《RHYTHMS MONTHLY》vol. 138 Contents

【Feature Story】
‧The Power of Small Voices
     The Women Journalists of
Khabar Lahariya
‧Taiwan’s Hot Springs
     Resort development and
Mountain Conservation
‧Johor Strait
     Dividing Singapore and Malaysia
‧Mapping the Human Body
‧Taiwan Oranges
     The Dark Side of the Sun
‧Red-billed Magpie
vol.138 >2010.01 Taiwan Oranges

Note: All links below are directed to Chinese text with more photo options available.

The Power of Small Voices
The Women Journalists of Khabar Lahariya

Text and Photography – Edwin Koo

The Banda and Chitrakoot districts of Uttar Pradesh, where the two editions of Khabar Lahariya are based, are among India’s poorest regions. The small newspaper, written by women of the Dalit caste, is making small but promising changes in the gender, caste and information imbalances in regional society.

【Taiwan Mountains】
Hot Springs
Resort development and Mountain Conservation

Text – Jerome Tien
Photography – Liu Tzucheng

Out of Taiwan’s more than 140 hot springs, over 90 percent are in the mountains. Largely developed during the Japanese colonization, hot spring culture still holds a key place in Taiwanese society, while also presenting problems of overdevelopment, as witnessed most recently during Typhoon Morakot.

【Straits of the World】
Johor Strait
Dividing Singapore and Malaysia

Text – Wong Sansan
Photography – Chen Hungtai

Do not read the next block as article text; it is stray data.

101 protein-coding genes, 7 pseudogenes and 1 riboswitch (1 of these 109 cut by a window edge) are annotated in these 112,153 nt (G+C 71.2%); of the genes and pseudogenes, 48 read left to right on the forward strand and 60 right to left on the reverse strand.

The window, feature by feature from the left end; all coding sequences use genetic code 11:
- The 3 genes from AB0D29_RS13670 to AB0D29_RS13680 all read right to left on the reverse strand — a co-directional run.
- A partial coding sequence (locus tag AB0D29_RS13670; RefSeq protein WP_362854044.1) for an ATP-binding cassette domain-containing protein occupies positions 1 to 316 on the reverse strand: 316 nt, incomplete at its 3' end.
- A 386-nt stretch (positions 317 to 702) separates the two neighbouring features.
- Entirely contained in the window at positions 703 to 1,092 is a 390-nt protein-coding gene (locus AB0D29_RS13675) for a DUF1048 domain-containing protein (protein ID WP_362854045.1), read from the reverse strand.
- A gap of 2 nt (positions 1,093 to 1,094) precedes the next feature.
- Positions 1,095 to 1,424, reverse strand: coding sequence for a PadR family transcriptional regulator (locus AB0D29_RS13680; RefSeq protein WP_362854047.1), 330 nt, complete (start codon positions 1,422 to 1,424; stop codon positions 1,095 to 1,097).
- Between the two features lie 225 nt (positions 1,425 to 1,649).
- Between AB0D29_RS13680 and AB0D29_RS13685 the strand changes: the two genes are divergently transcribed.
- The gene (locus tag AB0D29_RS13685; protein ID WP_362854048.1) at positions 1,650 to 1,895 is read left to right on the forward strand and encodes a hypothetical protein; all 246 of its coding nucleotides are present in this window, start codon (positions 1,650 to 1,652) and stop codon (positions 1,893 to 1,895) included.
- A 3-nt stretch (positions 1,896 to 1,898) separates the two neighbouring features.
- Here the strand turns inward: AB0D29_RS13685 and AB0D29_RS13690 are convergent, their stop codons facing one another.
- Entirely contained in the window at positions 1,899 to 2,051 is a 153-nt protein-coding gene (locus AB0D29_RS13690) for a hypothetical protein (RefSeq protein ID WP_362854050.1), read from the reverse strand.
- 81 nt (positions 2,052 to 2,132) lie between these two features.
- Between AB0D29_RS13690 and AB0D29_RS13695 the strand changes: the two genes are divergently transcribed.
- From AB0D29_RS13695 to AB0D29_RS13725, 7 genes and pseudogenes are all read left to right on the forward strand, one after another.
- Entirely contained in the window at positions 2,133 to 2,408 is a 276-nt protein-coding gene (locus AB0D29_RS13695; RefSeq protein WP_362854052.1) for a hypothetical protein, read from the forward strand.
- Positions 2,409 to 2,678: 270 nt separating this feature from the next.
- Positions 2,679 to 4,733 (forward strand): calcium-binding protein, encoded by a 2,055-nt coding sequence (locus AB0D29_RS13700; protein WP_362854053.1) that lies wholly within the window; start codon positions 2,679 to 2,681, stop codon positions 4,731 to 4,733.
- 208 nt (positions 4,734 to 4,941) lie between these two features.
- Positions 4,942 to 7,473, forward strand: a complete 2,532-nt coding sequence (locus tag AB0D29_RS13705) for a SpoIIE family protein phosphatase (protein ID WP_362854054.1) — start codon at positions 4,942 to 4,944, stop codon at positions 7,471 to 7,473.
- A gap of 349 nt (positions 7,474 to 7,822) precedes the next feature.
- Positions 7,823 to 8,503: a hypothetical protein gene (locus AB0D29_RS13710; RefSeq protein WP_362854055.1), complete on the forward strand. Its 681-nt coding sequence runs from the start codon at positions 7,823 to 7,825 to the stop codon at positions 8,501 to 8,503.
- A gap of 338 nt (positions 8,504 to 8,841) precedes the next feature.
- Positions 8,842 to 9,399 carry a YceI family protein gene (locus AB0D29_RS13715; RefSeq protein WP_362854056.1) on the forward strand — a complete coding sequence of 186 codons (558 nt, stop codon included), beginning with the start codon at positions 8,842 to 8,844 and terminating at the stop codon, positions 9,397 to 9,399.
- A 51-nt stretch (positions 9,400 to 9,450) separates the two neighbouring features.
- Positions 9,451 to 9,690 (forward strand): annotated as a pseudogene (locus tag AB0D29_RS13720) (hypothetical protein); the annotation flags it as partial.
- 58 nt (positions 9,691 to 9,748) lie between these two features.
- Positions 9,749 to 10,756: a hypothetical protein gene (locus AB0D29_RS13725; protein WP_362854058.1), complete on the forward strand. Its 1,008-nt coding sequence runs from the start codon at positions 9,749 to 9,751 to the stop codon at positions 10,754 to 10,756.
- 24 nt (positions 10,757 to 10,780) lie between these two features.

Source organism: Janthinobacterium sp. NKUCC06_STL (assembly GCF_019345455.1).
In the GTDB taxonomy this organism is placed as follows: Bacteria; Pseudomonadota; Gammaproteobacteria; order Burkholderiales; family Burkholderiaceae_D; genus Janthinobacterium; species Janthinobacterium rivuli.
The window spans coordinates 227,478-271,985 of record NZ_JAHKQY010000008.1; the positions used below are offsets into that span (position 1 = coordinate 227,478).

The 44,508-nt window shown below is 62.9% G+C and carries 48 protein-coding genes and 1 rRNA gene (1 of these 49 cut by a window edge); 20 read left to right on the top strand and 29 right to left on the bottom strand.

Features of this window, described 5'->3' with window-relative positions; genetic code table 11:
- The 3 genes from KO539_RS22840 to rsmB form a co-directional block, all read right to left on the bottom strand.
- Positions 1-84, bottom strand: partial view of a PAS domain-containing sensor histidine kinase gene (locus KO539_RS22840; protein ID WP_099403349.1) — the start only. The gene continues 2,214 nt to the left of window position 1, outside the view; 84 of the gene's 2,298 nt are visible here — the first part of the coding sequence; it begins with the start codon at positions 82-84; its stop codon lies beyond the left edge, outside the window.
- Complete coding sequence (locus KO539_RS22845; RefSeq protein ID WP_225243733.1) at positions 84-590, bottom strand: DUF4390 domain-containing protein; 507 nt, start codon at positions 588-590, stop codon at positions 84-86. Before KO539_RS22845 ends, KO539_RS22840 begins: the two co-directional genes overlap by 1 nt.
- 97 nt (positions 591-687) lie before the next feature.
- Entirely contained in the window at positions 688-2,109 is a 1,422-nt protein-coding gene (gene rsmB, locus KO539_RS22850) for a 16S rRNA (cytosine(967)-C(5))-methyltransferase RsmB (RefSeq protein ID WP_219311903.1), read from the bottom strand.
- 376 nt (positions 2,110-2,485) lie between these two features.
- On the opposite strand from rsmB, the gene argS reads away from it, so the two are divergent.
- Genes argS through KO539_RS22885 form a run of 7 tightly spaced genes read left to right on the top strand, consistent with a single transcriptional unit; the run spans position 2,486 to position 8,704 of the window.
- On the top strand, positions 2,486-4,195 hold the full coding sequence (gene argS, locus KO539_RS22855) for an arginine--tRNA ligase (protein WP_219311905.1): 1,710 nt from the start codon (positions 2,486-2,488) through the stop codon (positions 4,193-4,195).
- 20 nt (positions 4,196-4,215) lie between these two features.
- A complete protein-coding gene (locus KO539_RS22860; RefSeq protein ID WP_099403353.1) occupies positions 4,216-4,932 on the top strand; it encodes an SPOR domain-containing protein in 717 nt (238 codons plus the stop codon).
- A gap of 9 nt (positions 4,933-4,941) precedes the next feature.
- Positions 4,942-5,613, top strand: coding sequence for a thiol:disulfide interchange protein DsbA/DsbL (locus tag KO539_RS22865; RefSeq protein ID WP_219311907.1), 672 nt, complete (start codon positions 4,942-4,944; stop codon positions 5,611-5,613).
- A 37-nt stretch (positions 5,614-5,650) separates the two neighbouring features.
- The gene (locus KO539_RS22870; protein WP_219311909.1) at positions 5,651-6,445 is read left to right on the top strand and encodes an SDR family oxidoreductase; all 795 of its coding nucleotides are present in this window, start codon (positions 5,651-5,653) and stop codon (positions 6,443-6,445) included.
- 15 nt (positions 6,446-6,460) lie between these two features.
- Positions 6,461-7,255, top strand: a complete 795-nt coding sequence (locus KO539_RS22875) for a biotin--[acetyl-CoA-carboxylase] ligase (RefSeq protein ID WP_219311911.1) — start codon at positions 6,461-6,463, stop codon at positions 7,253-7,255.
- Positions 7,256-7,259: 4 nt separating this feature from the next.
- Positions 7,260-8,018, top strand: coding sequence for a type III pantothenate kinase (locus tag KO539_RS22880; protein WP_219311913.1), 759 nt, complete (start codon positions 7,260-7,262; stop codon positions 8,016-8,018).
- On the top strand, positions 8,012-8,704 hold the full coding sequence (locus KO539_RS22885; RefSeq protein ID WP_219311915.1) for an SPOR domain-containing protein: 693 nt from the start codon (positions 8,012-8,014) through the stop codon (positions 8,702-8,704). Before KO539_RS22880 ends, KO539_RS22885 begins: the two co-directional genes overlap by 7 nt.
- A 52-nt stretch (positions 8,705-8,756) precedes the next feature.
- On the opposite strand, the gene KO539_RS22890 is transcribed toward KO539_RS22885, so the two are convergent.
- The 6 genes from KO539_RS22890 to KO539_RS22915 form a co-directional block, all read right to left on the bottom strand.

Connecting Singapore to Malaysia’s Johor province, ‘The Causeway’ links the interdependent cultures and peoples. The article explores historical and cultural influences around the strait, as well as land and water-rights disputes between the two nations.

Mapping the Human Body
Text – Lin Weihsuan
Photography – Alberto Buzzola

Photographs created with Magnetic resonance imaging (MRI) help physicians diagnose and treat medical conditions, by allowing a glimpse at transverse ‘slices’ of the human body. A fascinating look at the research and future of this developing field.

【Taiwan’s Fruit】
Taiwan Oranges
The Dark Side of the Sun

Text – Julia Tsai
Photography – Theodore Kaye

Rather than being bound for the marketplace, this dump truck filled with oranges is headed to the fertilizer plant, a scene replicated across the country. After Taiwan joined the WTO in 2002, certain changes in local farmers’ planting patterns created agricultural imbalances that are still being sorted out today.

【Taiwan’s Invasive Species】
Red-billed Magpie
Text – Juillia Kuo

Many of Taiwan’s endemic bird species face the risk of total assimilation through inter-breeding by newly introduced invasive species, often imported as pets. Government efforts to protect the population of the endemic Taiwan Blue Magpie have been largely successful, but the illegal import of Red-billed Magpie cannot be entirely stopped.


1則 留言

  1. E ANBAN 說:

    I like to read Rhythams monthly regularly
    In Dhamma,
    E Anban


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